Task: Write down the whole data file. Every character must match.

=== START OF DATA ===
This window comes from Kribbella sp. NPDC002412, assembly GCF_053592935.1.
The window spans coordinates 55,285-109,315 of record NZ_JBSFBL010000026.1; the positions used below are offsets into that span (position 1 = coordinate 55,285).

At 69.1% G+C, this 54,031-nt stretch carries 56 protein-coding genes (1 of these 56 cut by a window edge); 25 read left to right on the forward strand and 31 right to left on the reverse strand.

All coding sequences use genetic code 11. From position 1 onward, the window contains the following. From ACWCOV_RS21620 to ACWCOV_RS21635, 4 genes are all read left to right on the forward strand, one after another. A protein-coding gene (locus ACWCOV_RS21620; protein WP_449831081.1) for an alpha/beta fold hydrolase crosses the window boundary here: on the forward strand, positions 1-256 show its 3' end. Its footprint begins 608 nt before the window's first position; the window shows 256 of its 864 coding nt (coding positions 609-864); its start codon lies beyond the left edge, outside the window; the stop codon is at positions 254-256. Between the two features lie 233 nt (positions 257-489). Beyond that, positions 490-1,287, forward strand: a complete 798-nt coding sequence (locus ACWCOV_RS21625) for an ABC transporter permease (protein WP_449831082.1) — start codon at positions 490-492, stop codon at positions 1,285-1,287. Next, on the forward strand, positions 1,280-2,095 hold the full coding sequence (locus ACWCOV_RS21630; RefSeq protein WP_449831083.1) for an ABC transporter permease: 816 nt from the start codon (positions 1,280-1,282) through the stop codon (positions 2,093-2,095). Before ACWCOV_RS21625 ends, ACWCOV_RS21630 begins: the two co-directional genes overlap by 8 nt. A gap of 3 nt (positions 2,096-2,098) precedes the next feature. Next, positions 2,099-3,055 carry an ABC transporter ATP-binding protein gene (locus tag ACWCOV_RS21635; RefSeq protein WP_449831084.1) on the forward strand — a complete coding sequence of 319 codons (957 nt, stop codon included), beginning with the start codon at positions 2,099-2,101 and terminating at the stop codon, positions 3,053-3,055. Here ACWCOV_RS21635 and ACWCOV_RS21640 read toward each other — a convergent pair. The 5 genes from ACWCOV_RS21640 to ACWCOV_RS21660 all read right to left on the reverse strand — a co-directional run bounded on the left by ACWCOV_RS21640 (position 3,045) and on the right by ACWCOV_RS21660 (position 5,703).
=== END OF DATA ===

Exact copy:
This window comes from Kribbella sp. NPDC002412, assembly GCF_053592935.1.
The window spans coordinates 55,285-109,315 of record NZ_JBSFBL010000026.1; the positions used below are offsets into that span (position 1 = coordinate 55,285).

At 69.1% G+C, this 54,031-nt stretch carries 56 protein-coding genes (1 of these 56 cut by a window edge); 25 read left to right on the forward strand and 31 right to left on the reverse strand.

All coding sequences use genetic code 11. From position 1 onward, the window contains the following. From ACWCOV_RS21620 to ACWCOV_RS21635, 4 genes are all read left to right on the forward strand, one after another. A protein-coding gene (locus ACWCOV_RS21620; protein WP_449831081.1) for an alpha/beta fold hydrolase crosses the window boundary here: on the forward strand, positions 1-256 show its 3' end. Its footprint begins 608 nt before the window's first position; the window shows 256 of its 864 coding nt (coding positions 609-864); its start codon lies beyond the left edge, outside the window; the stop codon is at positions 254-256. Between the two features lie 233 nt (positions 257-489). Beyond that, positions 490-1,287, forward strand: a complete 798-nt coding sequence (locus ACWCOV_RS21625) for an ABC transporter permease (protein WP_449831082.1) — start codon at positions 490-492, stop codon at positions 1,285-1,287. Next, on the forward strand, positions 1,280-2,095 hold the full coding sequence (locus ACWCOV_RS21630; RefSeq protein WP_449831083.1) for an ABC transporter permease: 816 nt from the start codon (positions 1,280-1,282) through the stop codon (positions 2,093-2,095). Before ACWCOV_RS21625 ends, ACWCOV_RS21630 begins: the two co-directional genes overlap by 8 nt. A gap of 3 nt (positions 2,096-2,098) precedes the next feature. Next, positions 2,099-3,055 carry an ABC transporter ATP-binding protein gene (locus tag ACWCOV_RS21635; RefSeq protein WP_449831084.1) on the forward strand — a complete coding sequence of 319 codons (957 nt, stop codon included), beginning with the start codon at positions 2,099-2,101 and terminating at the stop codon, positions 3,053-3,055. Here ACWCOV_RS21635 and ACWCOV_RS21640 read toward each other — a convergent pair. The 5 genes from ACWCOV_RS21640 to ACWCOV_RS21660 all read right to left on the reverse strand — a co-directional run bounded on the left by ACWCOV_RS21640 (position 3,045) and on the right by ACWCOV_RS21660 (position 5,703).